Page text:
Warning - This article contains spoilers for The Mandalorian Season 2.
Ahsoka Tano has quickly become one of Star Wars' most popular characters, with many calling her one of the most well-developed characters in the franchise. Originally portrayed by Ashley Eckstein, the character has appeared in a wide array animated series and has even gone on to appear in novels, comics, and films.
From deep dives into the Togrutan’s struggles in hiding from the Empire in the book Ahsoka (2016) to the more simplified rendition of her character in Star Wars: Forces of Destiny, Ahsoka has been interpreted and altered in many ways throughout her various appearances.
Fans were thrilled by the news that Rosario Dawson would be taking on the role in live-action, leading to speculation as to how Ahsoka would be portrayed. Now that "Chapter 13 - The Jedi" has graced the halls of Disney+, fans have been treated to an almost seamless transition from animation to full-fledged live action for Ahsoka Tano.
With a now expansive history associated with the character, one may wonder how Ahsoka has progressed over her journey through the galaxy. Here's where Ahsoka Tano came from and how her past stacks up to her appearance on The Mandalorian.
STAR WARS: THE CLONE WARS (2008)
Ahsoka Tano was first introduced into Star Wars canon in the 2008 animated film Star Wars: The Clone Wars, being brought in as the apprentice to Anakin Skywalker. This decision was deemed as essential for Anakin's story by the creative team, adding more responsibility to his character, providing greater insight into his desire to be given the title of 'Jedi Master' in Revenge of the Sith, and resulting in greater tragedy upon his turn to the Dark Side.
While the two were often at odds, Ahsoka and Anakin shared many similar personality traits. Both were incredibly rash when going into battle, using reckless combat techniques to often fruitful results (much to the dismay of their respective masters). The two were also a much more lighthearted pair in comparison to Obi-Wan's more orderly teaching style. Ahsoka's quick wit and 'snippy' comments quickly earned her the nickname 'Snips' from her master, who she jokingly referred to as 'Sky-Guy.' These remarks sometimes extended beyond her usual snark too. Ahsoka often questioned authority and Jedi protocols, a character trait that would be explored later on in The Clone Wars.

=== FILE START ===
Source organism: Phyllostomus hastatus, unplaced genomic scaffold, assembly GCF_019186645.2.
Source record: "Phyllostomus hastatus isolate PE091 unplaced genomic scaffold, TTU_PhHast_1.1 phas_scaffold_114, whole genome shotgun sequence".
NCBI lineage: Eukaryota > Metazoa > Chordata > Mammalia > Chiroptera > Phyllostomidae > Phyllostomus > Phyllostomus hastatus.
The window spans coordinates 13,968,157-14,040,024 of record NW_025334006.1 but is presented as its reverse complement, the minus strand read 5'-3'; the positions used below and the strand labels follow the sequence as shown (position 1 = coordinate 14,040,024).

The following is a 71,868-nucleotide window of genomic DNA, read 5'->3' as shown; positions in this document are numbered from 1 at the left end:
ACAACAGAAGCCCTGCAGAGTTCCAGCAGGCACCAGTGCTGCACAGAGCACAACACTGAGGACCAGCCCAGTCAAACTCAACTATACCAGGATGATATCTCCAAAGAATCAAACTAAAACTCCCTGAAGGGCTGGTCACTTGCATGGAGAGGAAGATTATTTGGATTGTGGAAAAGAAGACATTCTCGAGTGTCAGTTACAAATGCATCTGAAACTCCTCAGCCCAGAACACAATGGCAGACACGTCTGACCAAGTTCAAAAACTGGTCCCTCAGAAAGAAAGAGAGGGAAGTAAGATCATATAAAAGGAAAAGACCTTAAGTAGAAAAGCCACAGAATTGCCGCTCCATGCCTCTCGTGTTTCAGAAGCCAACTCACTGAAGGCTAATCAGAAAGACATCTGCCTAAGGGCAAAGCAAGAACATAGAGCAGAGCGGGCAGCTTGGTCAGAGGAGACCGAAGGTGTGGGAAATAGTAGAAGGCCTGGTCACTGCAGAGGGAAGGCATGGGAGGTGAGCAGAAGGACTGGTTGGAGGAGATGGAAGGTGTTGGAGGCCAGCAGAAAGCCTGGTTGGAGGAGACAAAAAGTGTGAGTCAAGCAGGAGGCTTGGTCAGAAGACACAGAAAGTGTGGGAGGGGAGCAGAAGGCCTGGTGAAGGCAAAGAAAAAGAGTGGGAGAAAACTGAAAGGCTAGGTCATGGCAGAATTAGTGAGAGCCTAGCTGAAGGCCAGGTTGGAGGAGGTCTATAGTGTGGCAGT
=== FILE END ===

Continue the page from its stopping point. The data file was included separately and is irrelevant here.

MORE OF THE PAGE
Ahsoka's naivety as a young Padawan has all but shed away in The Mandalorian, now being wiser than ever. Her reckless behavior seems to remain in some form though, as she has no issue with forging ahead into danger against the settlers of Calodan. Star Wars: The Clone Wars is also the first instance of Ahsoka's classic lightsaber technique of holding her blade backwards, which she has continued to use even when wielding two sabers. This fighting technique was inspired the Japanese film character Zatoichi, who bears a reverse samurai sword grip. Ahsoka has not forgotten this technique by any means, still incorporating it into her fighting style.
Ahsoka was notably entrusted with taking care of Rotta the Huttlet, and returning the young Hutt to his father Jabba. This plot sounds eerily familiar to one fans have been watching on The Mandalorian, where Din Djarin is tasked with caring for a young Grogu before delivering him to the Jedi. It's like poetry, it rhymes. While Ahsoka clearly has her own plans, one can only wonder whether she turned down Mando's demands to teach the Child because of her tumultuous experience with Rotta (or as she calls him, Stinky).
STAR WARS: THE CLONE WARS (SEASON 5)
Season 5 of The Clone Wars saw a major shift in Ahsoka's character, caused by an accusation that she orchestrated a bombing on the Jedi Temple on Coruscant. After being framed by fellow Jedi Knight and friend Barriss Offee, Ahsoka was expelled from the Jedi Order. Eventually, Ahsoka was proven innocent and officially pardoned by the Jedi Council, but the damage had already been done. This event caused Ahsoka to become disillusioned with the Jedi Order, leading to her leave her life as a Jedi to forge her own path.
After having seen aspects of the Clone Wars that conflicted with the notion that the Jedi were always morally right, this event was what finally pushed Ahsoka away from the Order. The bombing of the Jedi Temple started Ahsoka on the path that she is on now, neither identifying as a Jedi nor a Sith. While civilians in The Mandalorian still refer to her as a Jedi, Ahsoka still seems to be on her own journey separate from the Order. Her refusal to teach Grogu the ways of the Force likely stems from the hubris of the Council and how she saw the Jedi fail to prevent the creation of Darth Vader, a fact that was also acknowledged by Luke Skywalker in The Last Jedi. Because of this, Ahsoka is hesitant to share her Jedi teachings, in fear of sending another being on that dark path.